Tonight, when the Portland Trail Blazers put the "New Coach Rule" to the test against the Chicago Bulls, that new coach will be the fresh-faced - and likely pants-shittingly nervous - Kaleb Canales. The 34 year-old Canales' story is a pretty remarkable one, a story that Canales himself says "Is a book written by God," which I'm pretty sure is incorrect, actually, but is funny to imagine being said by Paul Freeman as Belloq. Seriously, look at the following image and read the caption out loud in Belloq's voice:
So, what did that hack God cough up in his latest potboiler? The surprising story of Coach Canales, after the jump.
When Canales calls his first play of the night, it will be the first play called by a Mexican-American head coach in NBA history. The story of how he got to that position begins as so many American success stories begin: With a shit-ton of unpaid work for the benefit of billionaires.
Most of these details come from a story The Oregonian's Joe Freeman uncovered in a feature from 2010, when Canales was given the reigns to the Blazers' summer league team.
Canales comes from Laredo, Texas. He graduated from the University of Texas at Arlington with a degree in Kinesiology, which is not the study of telling necrophilia jokes while wearing a trenchcoat, but the study of human movement. He then got his masters degree in Sports Leadership at Virginia Commonwealth University.
I'm sure Nate McMillan wishes such a useful degree had been made available to him during his collegiate career, because I bet there's nothing as compelling in a huddle as shouting across a clipboard, "SHUT THE FUCK UP, FELTON, I HAVE A FUCKING MASTERS IN SPORTS LEADERSHIP, NOW HOW ABOUT YOU TRY NOT SHOOTING THE BALL BACKWARDS NEXT TIME YOU'RE ON THE FAST BREAK YOU TUBBY SACK OF FUCK. I HAVE A MASTERS!" Hell, I'd laminate it and hang it around my neck like a press pass, and when anyone got lippy, I'd just tug on it, and mouth the word "Masters" while grabbing my nuts.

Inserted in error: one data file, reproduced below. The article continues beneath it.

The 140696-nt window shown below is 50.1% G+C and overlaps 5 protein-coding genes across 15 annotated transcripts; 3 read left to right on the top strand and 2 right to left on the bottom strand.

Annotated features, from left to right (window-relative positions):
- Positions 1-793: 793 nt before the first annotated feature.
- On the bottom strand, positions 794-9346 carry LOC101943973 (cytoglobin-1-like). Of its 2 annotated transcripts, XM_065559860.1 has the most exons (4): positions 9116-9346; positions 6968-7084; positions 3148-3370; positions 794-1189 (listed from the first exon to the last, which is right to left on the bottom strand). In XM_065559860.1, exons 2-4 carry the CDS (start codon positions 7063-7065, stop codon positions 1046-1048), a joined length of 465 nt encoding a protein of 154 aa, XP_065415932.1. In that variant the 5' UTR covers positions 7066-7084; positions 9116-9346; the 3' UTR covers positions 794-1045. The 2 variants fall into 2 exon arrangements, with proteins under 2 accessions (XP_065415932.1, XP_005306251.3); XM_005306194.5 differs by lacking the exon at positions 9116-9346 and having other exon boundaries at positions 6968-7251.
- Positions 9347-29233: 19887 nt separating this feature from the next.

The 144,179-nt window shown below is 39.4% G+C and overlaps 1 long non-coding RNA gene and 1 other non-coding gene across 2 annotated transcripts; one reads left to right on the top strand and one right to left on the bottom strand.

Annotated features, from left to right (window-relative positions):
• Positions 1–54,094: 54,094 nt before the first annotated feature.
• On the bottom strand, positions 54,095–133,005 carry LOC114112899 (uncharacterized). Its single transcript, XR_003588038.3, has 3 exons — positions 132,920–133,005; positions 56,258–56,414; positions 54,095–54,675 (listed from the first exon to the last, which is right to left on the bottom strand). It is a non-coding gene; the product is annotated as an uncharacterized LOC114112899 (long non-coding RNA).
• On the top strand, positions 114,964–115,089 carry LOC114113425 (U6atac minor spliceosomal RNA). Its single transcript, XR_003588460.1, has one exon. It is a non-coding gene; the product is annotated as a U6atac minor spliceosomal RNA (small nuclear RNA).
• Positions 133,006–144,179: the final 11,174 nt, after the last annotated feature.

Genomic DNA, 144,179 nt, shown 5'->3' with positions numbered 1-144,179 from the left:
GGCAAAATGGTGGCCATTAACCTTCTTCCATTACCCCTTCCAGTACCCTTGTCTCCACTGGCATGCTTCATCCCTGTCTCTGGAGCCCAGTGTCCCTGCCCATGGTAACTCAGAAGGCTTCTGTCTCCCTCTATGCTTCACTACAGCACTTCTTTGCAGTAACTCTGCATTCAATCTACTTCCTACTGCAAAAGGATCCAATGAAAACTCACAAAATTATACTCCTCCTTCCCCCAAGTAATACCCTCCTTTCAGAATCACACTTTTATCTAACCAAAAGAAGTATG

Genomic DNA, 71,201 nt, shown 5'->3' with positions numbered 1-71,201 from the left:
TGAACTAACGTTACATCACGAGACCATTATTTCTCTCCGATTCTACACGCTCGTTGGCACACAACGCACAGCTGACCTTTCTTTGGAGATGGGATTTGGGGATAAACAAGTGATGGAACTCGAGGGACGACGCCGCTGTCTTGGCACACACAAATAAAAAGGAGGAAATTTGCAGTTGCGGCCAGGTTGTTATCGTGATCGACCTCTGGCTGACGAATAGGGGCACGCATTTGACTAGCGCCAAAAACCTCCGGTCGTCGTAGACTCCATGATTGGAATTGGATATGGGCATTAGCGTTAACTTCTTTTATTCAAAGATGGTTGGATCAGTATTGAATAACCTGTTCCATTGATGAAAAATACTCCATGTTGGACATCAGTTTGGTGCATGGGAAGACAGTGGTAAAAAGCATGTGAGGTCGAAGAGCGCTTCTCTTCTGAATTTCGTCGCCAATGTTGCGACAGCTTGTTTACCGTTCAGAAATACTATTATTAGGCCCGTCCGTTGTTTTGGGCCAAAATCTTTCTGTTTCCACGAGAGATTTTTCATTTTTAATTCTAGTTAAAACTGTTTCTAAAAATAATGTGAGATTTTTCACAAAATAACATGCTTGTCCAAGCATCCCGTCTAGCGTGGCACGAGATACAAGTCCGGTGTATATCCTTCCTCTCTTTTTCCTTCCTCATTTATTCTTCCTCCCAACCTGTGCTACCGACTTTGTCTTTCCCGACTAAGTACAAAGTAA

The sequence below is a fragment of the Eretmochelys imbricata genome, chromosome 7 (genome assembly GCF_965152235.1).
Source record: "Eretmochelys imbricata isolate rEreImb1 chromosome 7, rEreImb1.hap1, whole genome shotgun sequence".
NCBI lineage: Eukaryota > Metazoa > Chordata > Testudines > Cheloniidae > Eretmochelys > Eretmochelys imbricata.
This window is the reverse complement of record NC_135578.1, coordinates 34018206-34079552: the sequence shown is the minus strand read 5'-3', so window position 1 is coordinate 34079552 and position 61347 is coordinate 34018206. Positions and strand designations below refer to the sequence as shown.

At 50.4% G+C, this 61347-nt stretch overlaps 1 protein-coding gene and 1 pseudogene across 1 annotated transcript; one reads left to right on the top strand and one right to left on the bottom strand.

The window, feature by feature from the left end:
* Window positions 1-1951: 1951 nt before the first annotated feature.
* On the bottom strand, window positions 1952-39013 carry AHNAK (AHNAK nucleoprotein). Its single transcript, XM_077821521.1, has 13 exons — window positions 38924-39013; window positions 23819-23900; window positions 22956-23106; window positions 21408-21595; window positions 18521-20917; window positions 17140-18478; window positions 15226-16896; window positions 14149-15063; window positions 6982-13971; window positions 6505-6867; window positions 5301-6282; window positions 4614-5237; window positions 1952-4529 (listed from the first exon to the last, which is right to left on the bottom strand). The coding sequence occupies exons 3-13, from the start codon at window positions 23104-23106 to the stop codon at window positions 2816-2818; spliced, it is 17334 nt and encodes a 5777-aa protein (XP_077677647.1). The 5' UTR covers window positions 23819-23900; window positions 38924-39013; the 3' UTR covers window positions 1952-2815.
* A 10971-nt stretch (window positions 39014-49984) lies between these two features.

While toiling to secure that masters, Canales was "hired" by the Blazers in 2004, as an unpaid video intern, scrubbing through hours of footage for the coaches so they could properly browbeat the players the next day. Canales, whose work ethic is such that he almost never actually leaves the Blazers' practice facility, quickly became the team's paid Video Coordinator, where he and an assistant once did the math and came to the conclusion they had decided to sleep on the couch in the players lounge 144 times in one season, rather than go home for the night. It was through those long, long nights that Canales thoroughly learned the game, consuming months worth of footage on every player in the league.
Canales held that position for 3 years, before being given his big break: An assistant coach position, alongside basketball notables Bernie Bickerstaff and Buck Williams. He also was named the Blazers' summer-league head coach for 2010, where he coached the Blazers to a 4-1 record.
Canales wasn't just a video-rat. He's often the first to the gym and the last to leave, and was been the official ball-shagger for such point guard luminaries as Damon Stoudamire, Nick Van Exel, Sebastian Telfair, Jarrett Jack, and Jerryd Bayless, as well as All-Stars LaMarcus Aldridge and Brandon Roy. His expert, tireless and always enthusiastic shagging of balls has kept many a players minds focused on their games, and their spirits high. A cheerful ball-shagging can really make the difference between a productive practice, and a soulless grind.
But when tasked to grind, he can do that, too. Canales ran that summer league squad as if it were the NBA Finals, complete with two-a-day practices full of running and shouting; so much shouting, in fact, that Canales went hoarse after their first summer league game.
However, his hard-nosed, almost-insane work ethic never seems to rub the players the wrong way. It's almost impossible to find a story of anyone actually fighting with, or being pissed off at this guy. Dave over at Blazers Edge put up a post today so complimentary that my iTunes spontaneously started playing "Fanfare for the Common Man" by Aaron Copland.
Maybe the best detail from the Book of Canales? You guys remember the story of the single post-it note that Brandon Roy used to keep in his locker? The post-it that kept our All-Star so grounded and focused, and in turn made him one of the most well-liked and respected players in Portland history? The post-it that simply read "Stay Humble"?
It was Canales that put it there.
His first game as NBA Head Coach begins at 5pm tonight in Chicago, in the midst of what I'm sure will go down in Blazers infamy, alongside 2000's "The Quarter" as "The Road Trip."